Foul-mouthed mutant mercenary Wade Wilson (AKA. Deadpool), brings together a team of fellow mutant rogues to protect a young boy with supernatural abilities from the brutal, time-traveling cyborg, Cable.
In the year 2045, the real world is a harsh place. The only time Wade Watts (Tye Sheridan) truly feels alive is when he escapes to the OASIS, an immersive virtual universe where most of humanity spends their days. In the OASIS, you can go anywhere, do anything, be anyone-the only limits are your own imagination. The OASIS was created by the brilliant and eccentric James Halliday (Mark Rylance), who left his immense fortune and total control of the Oasis to the winner of a three-part contest he designed to find a worthy heir. When Wade conquers the first challenge of the reality-bending treasure hunt, he and his friends-aka the High Five-are hurled into a fantastical universe of discovery and danger to save the OASIS.Written by
On August 11, 2015, a rumor began circulating that Steven Spielberg was "courting" Gene Wilder to play OASIS creator James Halliday, which would've made this the first film Wilder has done since 1999. However, Wilder guest starred as Elmer on Yo Gabba Gabba! (2007). See more »
People would not be oriented the same inside the Oasis as they are in the real world. This problem was evident throughout the movie, and at its worst, was during the final battle on planet doom. Even if you could argue that the 6-ers were to start out in some sort of strict formation in the war-room as well as in the Oasis(unlikely), the further the battle rages, the more shuffled they would be with 6-er avatars 'zeroing-out', others filling any available spot in the war-room, and making the MechaGodzilla shaped red mark in the war-room impossible, and the cataclyst zeroing-out the whole war-room in a wave pattern the grand-finale of this specific blunder. See more »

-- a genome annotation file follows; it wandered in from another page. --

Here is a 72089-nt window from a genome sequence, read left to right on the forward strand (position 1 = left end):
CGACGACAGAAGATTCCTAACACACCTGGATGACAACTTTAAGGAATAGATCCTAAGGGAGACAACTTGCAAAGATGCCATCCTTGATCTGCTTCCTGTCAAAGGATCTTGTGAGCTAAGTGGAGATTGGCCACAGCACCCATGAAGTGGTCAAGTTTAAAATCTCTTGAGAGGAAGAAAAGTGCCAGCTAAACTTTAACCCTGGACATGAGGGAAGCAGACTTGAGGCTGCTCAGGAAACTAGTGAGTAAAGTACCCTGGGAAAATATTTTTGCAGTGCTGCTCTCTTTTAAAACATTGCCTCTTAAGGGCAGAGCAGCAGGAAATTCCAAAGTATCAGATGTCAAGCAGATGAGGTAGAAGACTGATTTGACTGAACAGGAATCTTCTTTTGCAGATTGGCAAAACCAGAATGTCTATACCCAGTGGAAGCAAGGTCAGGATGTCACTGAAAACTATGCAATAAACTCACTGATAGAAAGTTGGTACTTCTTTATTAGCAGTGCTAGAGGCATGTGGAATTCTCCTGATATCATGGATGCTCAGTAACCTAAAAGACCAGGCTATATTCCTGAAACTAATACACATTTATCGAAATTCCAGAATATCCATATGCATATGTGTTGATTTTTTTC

Maybe we should stop talking about it and start showing it. If you all want to reach under your seats, you'll find there's nothing there.
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There are NO mid or end credit scenes or sequences. See more »
An exercise in excess held together by soullessness
I think Spielberg's lost his way recently. This move is absolutely empty without the pop culture references it reaps upon, without an ounce of subtlety no less (If I want to watch The Shining, I'll watch The Shining. If Spielberg really wanted a highlights reel of The Shining pasted onto his movie, he should be learning to have some restraint). Hollow story, no characters, no emotion, terrible CGI that is reminiscent of current pre-rendered cutscenes (which is pretty accurate but extremely lazy. It would've been nice to see some effort and creativity), hazy and exhausting action sequences, and a hackneyed message about being a gamer and how electronics are bad and should be used in moderation. It's basically a spiritual successor to The Emoji Movie.
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